You know that all things work together for good to those who love God to those who are the called according to His purpose because You know that God has promised this in His Word. You know that you are at peace with God because Christ has established that peace where once there was enmity. You know this because the Holy Spirit has enlightened your heart. You know that you have the certain hope of eternal life when you die. You know this because the Holy Spirit has called you to faith and continues to strengthen your faith. You know that there is nothing that can separate you from the love of Christ—not the efforts of Satan, not the efforts of this world, not the temptations of your flesh—because the Holy Spirit is present in your heart, strengthening your faith, increasing your love for your Savior and impressing upon you that supreme confidence that you have in your Lord (cf. Romans 8:38-39).
You know from the Word of God that the Holy Spirit Himself is pleading before the throne of God when you don’t know what to say. When you don’t know what to say, when you don’t know how to formulate your thoughts, your worries, anxieties and cares into a prayer, the Holy Spirit intercedes for us, bringing to God those requests that we don’t know how to utter. “Likewise the Spirit also helps in our weaknesses. For we do not know what we should pray for as we ought, but the Spirit Himself makes intercession for us with groanings which cannot be uttered” (Romans 8:26).
This life we have—all of the confidence, all of the knowledge, all of the assurance—is a testimony to what Christ has done and what the Holy Spirit has brought to us. As we enjoy the blessings of the Holy Spirit and the blessings of salvation, the living rivers of water flow out and declare the same to the rest of the world. This the Lord has done. He has performed it. He has given us life where once there was nothing but death.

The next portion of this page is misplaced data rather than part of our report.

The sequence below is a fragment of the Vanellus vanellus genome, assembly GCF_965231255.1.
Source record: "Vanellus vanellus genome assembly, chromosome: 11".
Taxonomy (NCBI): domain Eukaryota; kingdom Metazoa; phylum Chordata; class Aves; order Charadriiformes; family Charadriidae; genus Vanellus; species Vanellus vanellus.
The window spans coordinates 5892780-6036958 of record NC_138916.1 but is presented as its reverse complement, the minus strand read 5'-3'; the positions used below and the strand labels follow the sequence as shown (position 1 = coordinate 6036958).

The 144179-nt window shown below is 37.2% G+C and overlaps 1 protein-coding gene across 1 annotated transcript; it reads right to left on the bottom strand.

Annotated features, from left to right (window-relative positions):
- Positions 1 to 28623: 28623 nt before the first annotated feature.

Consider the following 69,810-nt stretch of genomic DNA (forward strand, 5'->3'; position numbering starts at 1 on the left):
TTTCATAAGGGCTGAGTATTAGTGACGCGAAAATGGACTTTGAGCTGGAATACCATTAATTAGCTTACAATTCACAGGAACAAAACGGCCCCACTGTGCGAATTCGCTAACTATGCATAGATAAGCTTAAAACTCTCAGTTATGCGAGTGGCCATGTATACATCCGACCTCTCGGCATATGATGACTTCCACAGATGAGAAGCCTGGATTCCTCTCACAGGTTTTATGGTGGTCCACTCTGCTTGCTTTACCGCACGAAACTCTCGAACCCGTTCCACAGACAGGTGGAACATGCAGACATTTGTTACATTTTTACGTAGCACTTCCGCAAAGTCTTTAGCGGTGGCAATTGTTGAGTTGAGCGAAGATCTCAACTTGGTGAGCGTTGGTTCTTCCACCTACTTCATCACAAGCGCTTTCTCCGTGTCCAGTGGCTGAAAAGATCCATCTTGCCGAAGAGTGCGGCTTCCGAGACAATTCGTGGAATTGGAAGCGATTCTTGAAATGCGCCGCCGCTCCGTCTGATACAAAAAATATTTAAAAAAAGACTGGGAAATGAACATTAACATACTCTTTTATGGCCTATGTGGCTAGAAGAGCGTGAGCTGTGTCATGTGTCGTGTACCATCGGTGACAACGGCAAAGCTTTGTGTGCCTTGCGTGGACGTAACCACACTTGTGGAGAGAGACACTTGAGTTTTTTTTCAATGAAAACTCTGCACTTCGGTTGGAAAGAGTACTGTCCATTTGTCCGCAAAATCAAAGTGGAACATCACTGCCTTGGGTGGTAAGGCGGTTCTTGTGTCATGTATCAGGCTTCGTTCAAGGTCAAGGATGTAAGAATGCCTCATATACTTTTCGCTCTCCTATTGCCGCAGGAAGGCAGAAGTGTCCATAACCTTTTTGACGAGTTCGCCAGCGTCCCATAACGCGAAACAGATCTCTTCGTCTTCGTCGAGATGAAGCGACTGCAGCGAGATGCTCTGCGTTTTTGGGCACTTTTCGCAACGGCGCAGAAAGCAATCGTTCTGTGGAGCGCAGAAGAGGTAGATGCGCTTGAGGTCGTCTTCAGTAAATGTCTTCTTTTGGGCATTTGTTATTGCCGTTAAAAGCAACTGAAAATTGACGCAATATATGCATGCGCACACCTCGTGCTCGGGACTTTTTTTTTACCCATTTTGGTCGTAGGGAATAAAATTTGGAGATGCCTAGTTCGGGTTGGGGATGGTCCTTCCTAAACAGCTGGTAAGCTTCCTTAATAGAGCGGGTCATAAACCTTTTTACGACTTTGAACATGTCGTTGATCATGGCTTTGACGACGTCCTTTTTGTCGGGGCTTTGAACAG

As we go through this life we know that we don’t testify to the Lord as well as we could or we should. We too may feel at times that our bones are dry, that our spiritual strength is sapped, and we may feel cut off. We can have no greater prayer in these situations than to pray that the Holy Spirit would continue to work in our hearts, to build up our faith, and to comfort us, for the Scriptures do call Him the Comforter. He is the person of the Trinity whom God says calls us to His side to comfort us, to encourage us, to help us, and strengthen us. But if we pray all day and all night asking for the Holy Spirit to come and to bless us and to strengthen our faith, but never once use the Word, then we are ignoring the very tool that the Holy Spirit uses. The Holy Spirit comes to us through the Gospel. It is that powerful Word of God that brought life to the valley of dry bones that brings life to our hearts that will keep us in the faith. Apart from the Word, the Holy Spirit doesn’t work. Apart from the Word we have no strengthening, we have no life. Through the Gospel working mightily in our hearts, the Holy spirit forgives our sins by bringing the salvation that Christ won for us.
Therefore, it is not a passing thought that we celebrate Pentecost. It is a high festival. We speak of the Holy Spirit forgiving our sins because had Christ come and done all that he did for our salvation but the Holy Spirit had not done His work, we would still be lost. On this day we now enter the non-festival half of our church year. Over the past several months we have considered the life and ministry of Christ and now how that ministry and life works in the hearts of sinners through the Spirit working with the Gospel.
We have a Triune God who has saved us. The Father loved us and sent His Son. The Son died for us winning for us the salvation which we could not attain, and the Spirit brings that life into our hearts. Amen.
—Pastor Wayne C. Eichstadt